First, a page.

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Old 06-15-2011, 10:57 AM
 
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The mid Valley historically I'm told was heavily traditionally white until the 1960s or 1970s. A lot didn't really even move to LA, but to Bakersfield, original residents of San Bernardino County, Riverside County. Lots of former Southerners in parts of Orange County, but this was generations back.
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Old 06-15-2011, 11:12 AM
 
Location: South Bay
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Originally Posted by MassVt View Post
So, just out of curiosity, where would be the descendents of the Okies from the 1930s be living now ( or the postwar-Midwest transplants)? Perhaps they have just blended in...
because farming was a larger industry in the central valley of CA, many Okies/Arkies ended up there (think Fresno, Bakersfield, etc.). The legacy of these emigrants can be seen in the conservative values still held in this region of CA. additionally, Bakersfield was a major center for country music at one point. as for other midwesterners, they ended up all over the place. my family traces it roots back to illinois and minnesota. after the move to CA some landed in LA, others in orange county. Ultimately, everyone ended up in OC by the 60s and have since scattered all over the western US. I think this is a fairly common story for many people who are second, third, or even fourth generation californians.
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Old 06-15-2011, 01:52 PM
 
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Originally Posted by BRinSM View Post
because farming was a larger industry in the central valley of CA, many Okies/Arkies ended up there (think Fresno, Bakersfield, etc.). The legacy of these emigrants can be seen in the conservative values still held in this region of CA. additionally, Bakersfield was a major center for country music at one point. as for other midwesterners, they ended up all over the place. my family traces it roots back to illinois and minnesota. after the move to CA some landed in LA, others in orange county. Ultimately, everyone ended up in OC by the 60s and have since scattered all over the western US. I think this is a fairly common story for many people who are second, third, or even fourth generation californians.
Thanks; I'm not surprised that the orginal postwar-midwest transplants have since dispersed to the LA suburbs, and then the exurbs, and then to different part of CA and the West Coast, probably in part due to rising housing costs, or an attempt to find a slice of heaven on earth. I'll bet that those ranches and split-levels, so cheap to buy in 1959, are ridiculously expensive today, forcing the 3rd and 4th generations to look elsewhere for their future..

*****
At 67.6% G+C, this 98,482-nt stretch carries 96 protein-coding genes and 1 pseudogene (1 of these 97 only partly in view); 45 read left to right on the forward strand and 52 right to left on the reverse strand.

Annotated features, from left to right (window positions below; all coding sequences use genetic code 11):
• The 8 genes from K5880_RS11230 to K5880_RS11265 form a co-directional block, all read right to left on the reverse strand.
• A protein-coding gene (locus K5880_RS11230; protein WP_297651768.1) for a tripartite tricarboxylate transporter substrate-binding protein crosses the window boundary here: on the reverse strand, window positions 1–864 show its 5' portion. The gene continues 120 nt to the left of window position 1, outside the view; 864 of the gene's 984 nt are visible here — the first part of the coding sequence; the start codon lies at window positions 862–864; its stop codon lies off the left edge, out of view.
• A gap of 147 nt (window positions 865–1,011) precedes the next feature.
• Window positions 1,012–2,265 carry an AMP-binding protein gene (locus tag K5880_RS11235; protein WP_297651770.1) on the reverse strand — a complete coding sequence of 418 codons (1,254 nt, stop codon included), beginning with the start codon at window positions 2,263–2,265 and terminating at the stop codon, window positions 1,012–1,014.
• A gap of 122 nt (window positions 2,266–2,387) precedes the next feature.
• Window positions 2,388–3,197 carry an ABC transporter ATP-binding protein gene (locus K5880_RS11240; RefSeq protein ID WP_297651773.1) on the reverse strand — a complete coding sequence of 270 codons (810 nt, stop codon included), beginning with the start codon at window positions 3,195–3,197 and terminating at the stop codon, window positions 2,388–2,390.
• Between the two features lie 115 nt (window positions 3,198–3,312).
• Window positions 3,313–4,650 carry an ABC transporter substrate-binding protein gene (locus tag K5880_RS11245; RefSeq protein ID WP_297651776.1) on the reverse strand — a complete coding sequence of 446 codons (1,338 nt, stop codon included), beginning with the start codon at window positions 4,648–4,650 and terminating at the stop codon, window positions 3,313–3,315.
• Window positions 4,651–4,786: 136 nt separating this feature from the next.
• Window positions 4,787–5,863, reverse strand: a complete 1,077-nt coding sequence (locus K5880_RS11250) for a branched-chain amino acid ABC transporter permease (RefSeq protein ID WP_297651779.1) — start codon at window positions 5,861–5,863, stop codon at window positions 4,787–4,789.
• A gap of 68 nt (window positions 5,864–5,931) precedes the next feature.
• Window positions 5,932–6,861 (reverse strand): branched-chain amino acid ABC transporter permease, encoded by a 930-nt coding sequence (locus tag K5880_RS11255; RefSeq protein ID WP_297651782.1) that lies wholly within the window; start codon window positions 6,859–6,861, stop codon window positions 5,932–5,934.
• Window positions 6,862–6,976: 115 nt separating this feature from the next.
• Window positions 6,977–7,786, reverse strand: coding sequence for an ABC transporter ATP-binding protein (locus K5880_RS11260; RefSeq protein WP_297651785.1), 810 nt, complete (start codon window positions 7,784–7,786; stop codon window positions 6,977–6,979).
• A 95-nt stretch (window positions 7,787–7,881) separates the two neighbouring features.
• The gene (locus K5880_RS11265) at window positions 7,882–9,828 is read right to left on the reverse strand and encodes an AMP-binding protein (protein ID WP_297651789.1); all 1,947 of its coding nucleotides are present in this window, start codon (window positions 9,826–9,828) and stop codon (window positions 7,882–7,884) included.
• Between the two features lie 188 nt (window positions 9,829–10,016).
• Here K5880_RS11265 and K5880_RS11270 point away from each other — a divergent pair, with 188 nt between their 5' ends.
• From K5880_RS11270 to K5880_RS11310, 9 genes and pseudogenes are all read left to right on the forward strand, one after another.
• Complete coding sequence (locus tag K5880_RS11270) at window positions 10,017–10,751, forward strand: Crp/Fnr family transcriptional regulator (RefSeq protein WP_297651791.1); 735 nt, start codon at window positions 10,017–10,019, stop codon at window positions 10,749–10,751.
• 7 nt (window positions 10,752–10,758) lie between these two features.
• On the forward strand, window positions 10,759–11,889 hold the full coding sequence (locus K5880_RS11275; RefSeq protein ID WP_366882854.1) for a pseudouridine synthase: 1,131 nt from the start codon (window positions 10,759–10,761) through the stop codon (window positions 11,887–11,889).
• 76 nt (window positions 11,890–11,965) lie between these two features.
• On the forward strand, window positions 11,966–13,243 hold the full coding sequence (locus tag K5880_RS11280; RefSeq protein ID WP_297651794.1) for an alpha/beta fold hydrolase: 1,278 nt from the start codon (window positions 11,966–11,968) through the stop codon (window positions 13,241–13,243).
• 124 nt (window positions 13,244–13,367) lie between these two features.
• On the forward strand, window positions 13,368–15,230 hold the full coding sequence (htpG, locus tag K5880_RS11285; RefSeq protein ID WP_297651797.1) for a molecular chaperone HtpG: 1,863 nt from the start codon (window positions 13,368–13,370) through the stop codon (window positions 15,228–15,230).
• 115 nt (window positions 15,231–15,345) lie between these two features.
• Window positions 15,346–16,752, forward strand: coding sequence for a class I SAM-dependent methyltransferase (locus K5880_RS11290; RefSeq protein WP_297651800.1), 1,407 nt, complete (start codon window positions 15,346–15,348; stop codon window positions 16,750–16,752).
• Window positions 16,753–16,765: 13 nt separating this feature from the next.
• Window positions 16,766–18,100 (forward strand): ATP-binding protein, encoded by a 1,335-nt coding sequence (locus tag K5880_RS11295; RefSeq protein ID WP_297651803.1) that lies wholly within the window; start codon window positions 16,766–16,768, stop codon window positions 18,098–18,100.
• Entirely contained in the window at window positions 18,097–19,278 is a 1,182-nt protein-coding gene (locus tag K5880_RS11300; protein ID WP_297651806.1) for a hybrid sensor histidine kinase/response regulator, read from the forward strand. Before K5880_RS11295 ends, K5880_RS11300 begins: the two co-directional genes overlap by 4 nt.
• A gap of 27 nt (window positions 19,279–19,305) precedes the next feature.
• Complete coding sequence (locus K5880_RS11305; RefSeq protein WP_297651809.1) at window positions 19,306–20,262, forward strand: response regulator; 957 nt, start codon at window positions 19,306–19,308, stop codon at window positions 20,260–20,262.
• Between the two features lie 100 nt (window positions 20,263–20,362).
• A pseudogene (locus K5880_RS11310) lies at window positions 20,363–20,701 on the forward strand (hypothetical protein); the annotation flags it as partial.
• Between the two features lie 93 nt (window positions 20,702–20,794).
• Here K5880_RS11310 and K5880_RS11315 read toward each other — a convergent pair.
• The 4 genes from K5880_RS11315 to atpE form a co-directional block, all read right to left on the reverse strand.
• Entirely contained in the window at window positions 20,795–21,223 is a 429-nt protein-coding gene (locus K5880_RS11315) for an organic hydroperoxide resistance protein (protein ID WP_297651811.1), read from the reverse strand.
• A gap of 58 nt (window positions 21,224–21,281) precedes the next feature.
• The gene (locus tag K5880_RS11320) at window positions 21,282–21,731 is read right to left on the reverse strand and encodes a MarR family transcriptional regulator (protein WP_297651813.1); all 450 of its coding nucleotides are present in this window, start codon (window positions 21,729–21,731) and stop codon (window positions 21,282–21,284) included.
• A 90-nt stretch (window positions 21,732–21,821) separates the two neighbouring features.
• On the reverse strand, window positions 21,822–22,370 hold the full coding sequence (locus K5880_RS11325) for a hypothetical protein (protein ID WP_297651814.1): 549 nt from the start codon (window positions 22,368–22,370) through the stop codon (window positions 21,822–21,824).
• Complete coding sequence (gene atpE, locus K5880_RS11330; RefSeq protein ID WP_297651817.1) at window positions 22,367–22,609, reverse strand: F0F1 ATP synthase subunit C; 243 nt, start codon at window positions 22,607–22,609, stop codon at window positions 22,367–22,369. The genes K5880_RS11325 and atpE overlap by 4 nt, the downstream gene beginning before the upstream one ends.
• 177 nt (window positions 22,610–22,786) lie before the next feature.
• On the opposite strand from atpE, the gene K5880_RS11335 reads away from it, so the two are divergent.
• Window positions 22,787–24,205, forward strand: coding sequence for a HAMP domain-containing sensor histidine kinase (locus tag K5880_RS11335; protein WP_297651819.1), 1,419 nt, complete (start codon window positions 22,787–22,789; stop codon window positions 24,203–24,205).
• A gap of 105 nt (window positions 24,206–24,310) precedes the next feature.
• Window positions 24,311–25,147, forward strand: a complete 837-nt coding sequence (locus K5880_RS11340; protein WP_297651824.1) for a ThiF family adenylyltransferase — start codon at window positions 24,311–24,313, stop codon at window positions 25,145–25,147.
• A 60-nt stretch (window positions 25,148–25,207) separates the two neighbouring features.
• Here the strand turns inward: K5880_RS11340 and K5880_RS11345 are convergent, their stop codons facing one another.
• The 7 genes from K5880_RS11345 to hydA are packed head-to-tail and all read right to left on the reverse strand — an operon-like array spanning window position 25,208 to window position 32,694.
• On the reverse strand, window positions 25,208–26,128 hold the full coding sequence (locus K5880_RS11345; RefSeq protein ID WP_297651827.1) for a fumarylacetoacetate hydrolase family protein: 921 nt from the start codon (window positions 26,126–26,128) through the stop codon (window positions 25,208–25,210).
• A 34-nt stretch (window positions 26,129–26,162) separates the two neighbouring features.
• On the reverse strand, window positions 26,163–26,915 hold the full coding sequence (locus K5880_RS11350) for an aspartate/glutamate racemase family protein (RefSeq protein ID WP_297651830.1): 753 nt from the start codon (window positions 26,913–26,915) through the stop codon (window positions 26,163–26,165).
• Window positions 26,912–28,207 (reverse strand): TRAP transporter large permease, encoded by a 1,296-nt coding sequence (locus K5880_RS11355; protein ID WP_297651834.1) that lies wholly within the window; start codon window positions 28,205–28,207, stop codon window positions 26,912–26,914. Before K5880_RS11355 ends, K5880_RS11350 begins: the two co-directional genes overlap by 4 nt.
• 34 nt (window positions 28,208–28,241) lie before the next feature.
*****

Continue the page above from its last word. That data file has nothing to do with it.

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Old 06-15-2011, 02:49 PM
 
Location: South Bay
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Originally Posted by MassVt View Post
Thanks; I'm not surprised that the orginal postwar-midwest transplants have since dispersed to the LA suburbs, and then the exurbs, and then to different part of CA and the West Coast, probably in part due to rising housing costs, or an attempt to find a slice of heaven on earth. I'll bet that those ranches and split-levels, so cheap to buy in 1959, are ridiculously expensive today, forcing the 3rd and 4th generations to look elsewhere for their future..
you got it! traditional homes in the inner suburbs of LA (south valley, westside, san gabriel valley and to a lesser extent south LA) are now very expensive. south LA homes probably start around $200k (read: high crime/poor schooling neighborhoods), while westside neighborhoods from the mid century start at $600k at a very minimum and go way up from there. the valley is no slouch either with traditional homes in nicer areas in the southern portion starting in the $400s-$500s. vegas and phoenix are certainly appealing on a household income under $100k when compared to home prices in LA.
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Old 06-15-2011, 03:15 PM
 
Location: Los Angeles, CA
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Originally Posted by MassVt View Post
So, just out of curiosity, where would be the descendents of the Okies from the 1930s be living now ( or the postwar-Midwest transplants)? Perhaps they have just blended in...
Some Oakies did settle in Los Angeles. By at least one estimate nearly 40% of them chose to settle LA in the late 1930's. Of course, they were not welcomed with open arms but many of them stayed and found a way to survive.

OKIE MIGRATIONS

None other than Woody Guthrie first came to Los Angeles in the late 1930's. He lived in LA from 1937 to about 1941. It was in LA where he made his first strides at national fame on the LA based KFVD radio station.

Los Angeles Downtown News and Information - LA Downtown News Online > Archives > News > Property Owner Gets Guthrie Fellowship
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Old 06-16-2011, 04:40 PM
 
Location: Earth
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Originally Posted by BRinSM View Post
you got it! traditional homes in the inner suburbs of LA (south valley, westside, san gabriel valley and to a lesser extent south LA) are now very expensive. south LA homes probably start around $200k (read: high crime/poor schooling neighborhoods), while westside neighborhoods from the mid century start at $600k at a very minimum and go way up from there. the valley is no slouch either with traditional homes in nicer areas in the southern portion starting in the $400s-$500s. vegas and phoenix are certainly appealing on a household income under $100k when compared to home prices in LA.